Things you think are Chinese in foreign restaurants but really aren’t

Because China is such a big country, people in the West with no relations to Asia, tend to assume that everything Asian must come from China. This is not always true but I’m not judging, I thought the same before and also, many of the overseas Chinese on purpose do mix up Asian cultures in their restaurants to reach more customers. In this post, I’ll try to create an overview of the common-known mix-ups.

The first thing I noticed when I came back to my hometown was that the Chinese characters were used as decoration on the walls of the small new Asian restaurant in our new shopping mall. I was excited to go there with a Chinese friend to eat but it turned out weird because the Asian-looking guy in the shop didn’t speak Chinese even if the restaurant’s name and look were all Chinesy. Furthermore, the mix of sushi and Chinese fried rice seemed odd to us who’ve been to China. Why? Because sushi is Japanese and not a part of a typical Chinese meal. Anyway, I know this is because right now the big stir-fried scrimps from the Chinese fast-food restaurants aren’t as popular as sushi so the Chinese restaurants have added sushi to their buffet together with the popular Chinese dishes.

Another funny thing is the waving cat in many Chinese restaurants abroad as well. The cat is a symbol of good luck and fortune but even if it’s in the Chinese restaurants, it’s not traditionally a Chinese thing, it’s actually originally from Japan. But it seems like the cat has given restaurants good fortune because I started to notice the cat back in China as well. It also seems fair that China is borrowing a Japanese thing now that half of the Japanese characters are Chinese, right?

The fortune cookies are popular amongst Americans when they order their Chinese take-away. This is an American thing, invented and used in America. The Chinese refugees were creative when they arrived in America and wanted their restaurants to be a success so somebody came up with the idea of fortune cookies and now it’s a thing, just not in China.

When eating in Chinese restaurants abroad, it is common to see fried spring rolls. The name in English is translated from Chinese because the Chinese in some parts of China eat spring rolls for Chinese new year which is also called Spring Festival in Chinese. But apart from this information, I’ve found online, my friends or myself have never stumbled upon spring rolls in China yet. I’ve been around most places in this massive big country but have never seen them anywhere. If you have, please let me know where I can find them?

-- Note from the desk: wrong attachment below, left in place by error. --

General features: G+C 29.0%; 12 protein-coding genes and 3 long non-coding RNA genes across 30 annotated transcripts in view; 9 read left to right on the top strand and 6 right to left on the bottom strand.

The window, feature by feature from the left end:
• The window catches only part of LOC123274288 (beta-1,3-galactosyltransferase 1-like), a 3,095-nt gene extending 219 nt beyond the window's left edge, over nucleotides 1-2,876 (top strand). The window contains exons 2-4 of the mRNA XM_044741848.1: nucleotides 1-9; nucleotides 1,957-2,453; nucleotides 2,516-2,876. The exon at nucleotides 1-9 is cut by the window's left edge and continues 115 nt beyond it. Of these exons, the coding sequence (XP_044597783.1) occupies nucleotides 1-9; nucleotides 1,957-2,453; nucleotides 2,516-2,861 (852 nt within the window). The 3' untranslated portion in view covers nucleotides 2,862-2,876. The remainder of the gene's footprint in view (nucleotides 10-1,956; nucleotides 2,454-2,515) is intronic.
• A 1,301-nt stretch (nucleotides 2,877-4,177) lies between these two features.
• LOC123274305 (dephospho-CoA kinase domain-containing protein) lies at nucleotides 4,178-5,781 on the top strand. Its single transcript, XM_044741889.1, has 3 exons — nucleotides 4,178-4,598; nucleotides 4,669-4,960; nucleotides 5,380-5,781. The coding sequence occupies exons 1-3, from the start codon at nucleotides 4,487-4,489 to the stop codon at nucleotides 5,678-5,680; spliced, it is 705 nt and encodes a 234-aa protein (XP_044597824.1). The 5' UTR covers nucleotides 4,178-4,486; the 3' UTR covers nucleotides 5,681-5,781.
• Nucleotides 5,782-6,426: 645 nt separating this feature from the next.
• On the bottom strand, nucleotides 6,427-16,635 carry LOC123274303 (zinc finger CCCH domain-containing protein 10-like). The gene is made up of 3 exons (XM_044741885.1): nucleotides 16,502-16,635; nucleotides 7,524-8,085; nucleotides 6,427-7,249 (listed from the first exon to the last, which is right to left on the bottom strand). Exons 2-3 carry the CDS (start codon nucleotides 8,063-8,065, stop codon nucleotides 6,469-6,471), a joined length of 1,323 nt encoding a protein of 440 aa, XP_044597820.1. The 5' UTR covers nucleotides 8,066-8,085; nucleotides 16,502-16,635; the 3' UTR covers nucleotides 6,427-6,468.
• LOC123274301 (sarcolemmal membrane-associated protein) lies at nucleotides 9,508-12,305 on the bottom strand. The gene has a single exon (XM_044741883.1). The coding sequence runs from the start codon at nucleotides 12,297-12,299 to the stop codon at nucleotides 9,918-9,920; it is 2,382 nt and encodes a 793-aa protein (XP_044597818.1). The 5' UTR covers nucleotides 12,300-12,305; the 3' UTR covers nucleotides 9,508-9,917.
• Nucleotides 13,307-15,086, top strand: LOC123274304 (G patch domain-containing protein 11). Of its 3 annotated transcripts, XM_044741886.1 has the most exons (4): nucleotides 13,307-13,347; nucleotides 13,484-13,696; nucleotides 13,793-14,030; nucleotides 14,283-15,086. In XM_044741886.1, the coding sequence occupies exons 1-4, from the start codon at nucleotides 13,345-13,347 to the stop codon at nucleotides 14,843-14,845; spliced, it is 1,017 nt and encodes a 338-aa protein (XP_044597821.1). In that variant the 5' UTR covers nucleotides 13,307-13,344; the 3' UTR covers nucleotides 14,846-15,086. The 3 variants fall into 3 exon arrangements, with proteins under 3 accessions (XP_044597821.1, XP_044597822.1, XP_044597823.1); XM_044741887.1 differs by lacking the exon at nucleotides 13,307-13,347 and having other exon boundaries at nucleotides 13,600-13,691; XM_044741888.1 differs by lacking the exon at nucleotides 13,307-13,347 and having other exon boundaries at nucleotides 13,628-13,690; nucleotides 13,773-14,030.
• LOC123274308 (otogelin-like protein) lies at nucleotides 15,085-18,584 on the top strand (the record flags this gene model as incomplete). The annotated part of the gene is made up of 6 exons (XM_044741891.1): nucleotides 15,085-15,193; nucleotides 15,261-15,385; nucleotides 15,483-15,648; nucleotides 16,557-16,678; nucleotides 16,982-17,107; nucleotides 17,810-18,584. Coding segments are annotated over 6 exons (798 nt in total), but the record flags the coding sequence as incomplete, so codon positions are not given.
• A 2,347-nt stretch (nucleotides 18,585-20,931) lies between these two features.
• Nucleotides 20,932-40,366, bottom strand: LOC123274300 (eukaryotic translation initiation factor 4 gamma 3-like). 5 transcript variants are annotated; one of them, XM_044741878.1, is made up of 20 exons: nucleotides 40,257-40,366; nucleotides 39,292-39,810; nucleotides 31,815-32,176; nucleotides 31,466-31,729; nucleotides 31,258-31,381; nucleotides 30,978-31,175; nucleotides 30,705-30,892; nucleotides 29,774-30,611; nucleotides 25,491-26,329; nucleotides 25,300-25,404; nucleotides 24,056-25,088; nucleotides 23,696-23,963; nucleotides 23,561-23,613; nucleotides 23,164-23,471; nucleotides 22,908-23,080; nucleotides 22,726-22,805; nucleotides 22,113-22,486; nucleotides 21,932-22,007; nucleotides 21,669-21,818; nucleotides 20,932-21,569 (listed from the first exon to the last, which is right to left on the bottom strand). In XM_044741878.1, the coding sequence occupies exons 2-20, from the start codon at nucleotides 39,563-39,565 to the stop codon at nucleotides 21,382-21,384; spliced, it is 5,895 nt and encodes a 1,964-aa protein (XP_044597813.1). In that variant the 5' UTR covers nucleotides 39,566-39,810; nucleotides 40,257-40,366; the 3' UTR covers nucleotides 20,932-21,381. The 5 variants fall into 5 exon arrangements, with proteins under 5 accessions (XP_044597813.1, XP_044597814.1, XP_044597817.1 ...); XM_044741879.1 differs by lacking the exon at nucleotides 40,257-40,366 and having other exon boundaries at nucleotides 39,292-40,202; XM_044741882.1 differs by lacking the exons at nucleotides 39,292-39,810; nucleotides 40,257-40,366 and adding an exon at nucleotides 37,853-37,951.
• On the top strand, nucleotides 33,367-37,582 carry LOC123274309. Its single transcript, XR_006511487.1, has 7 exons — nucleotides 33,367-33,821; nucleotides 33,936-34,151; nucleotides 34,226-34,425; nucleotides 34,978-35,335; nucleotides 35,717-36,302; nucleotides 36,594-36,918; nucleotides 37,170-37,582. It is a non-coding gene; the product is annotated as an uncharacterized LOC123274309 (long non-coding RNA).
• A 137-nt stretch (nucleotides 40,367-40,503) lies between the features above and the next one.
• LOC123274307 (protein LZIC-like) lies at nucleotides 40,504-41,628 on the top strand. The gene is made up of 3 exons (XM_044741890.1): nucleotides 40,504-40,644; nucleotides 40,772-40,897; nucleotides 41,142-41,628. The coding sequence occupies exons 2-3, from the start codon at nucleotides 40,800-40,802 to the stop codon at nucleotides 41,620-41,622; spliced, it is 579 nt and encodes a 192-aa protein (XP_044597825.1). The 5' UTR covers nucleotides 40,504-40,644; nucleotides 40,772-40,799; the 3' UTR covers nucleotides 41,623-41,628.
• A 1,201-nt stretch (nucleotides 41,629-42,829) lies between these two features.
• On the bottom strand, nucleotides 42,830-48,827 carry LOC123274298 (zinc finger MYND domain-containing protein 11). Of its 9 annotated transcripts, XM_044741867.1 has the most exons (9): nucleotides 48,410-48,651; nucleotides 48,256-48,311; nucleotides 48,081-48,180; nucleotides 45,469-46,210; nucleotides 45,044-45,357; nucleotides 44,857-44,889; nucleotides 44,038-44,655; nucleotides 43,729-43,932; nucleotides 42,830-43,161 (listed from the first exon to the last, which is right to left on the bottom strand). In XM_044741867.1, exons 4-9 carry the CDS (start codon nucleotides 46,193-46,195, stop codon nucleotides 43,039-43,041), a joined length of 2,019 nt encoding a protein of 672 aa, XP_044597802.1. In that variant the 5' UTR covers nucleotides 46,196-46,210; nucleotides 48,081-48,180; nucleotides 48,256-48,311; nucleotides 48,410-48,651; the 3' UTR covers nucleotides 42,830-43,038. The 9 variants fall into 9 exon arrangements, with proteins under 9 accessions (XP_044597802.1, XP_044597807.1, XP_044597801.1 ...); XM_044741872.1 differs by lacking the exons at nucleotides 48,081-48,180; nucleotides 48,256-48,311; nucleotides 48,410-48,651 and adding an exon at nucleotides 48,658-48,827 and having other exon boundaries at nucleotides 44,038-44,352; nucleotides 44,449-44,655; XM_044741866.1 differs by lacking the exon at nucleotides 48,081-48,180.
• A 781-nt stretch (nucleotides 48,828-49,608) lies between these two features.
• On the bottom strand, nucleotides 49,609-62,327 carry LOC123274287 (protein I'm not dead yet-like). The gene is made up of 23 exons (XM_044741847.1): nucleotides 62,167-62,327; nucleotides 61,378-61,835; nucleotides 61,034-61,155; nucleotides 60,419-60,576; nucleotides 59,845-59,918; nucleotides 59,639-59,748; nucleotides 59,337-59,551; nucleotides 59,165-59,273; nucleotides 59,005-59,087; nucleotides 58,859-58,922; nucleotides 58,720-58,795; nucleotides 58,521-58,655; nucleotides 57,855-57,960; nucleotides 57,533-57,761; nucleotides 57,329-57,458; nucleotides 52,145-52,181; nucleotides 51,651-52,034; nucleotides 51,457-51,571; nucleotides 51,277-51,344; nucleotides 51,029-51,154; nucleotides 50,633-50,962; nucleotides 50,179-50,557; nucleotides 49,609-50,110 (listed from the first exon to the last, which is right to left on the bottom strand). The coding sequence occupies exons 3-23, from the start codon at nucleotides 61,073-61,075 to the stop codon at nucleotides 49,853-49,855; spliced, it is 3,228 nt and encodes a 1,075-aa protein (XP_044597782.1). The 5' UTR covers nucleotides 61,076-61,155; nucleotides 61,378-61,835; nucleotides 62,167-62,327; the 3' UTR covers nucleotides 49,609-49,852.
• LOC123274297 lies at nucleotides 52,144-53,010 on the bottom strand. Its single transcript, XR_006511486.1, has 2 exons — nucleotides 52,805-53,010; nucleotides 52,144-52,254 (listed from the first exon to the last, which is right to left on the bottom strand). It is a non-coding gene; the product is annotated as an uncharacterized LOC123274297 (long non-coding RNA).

The spring rolls are much more common in Vietnam where you can find them almost everywhere and eat them all fresh with different tastes and flavors. So if you’re up for spring rolls, you should probably consider a short trip to Vietnam instead.

Also, I haven’t been to all Chinese restaurants in the world but I’ve noticed one thing here in Denmark. No Chinese restaurants are serving dumplings in their buffets. This seems really odd to me because it’s almost like a national dish in China, no matter where you go.

What do you think about these discoveries? Did you know already or do you know about more things people think are from China but actually aren’t? Let me know in the comments below.

xx lingling

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4 comments

    1. Nice, I haven’t seen it anywhere but then again I haven’t been all around China just yet. Maybe I’ll look for it next time I’m in HK or Guangdong 🙂

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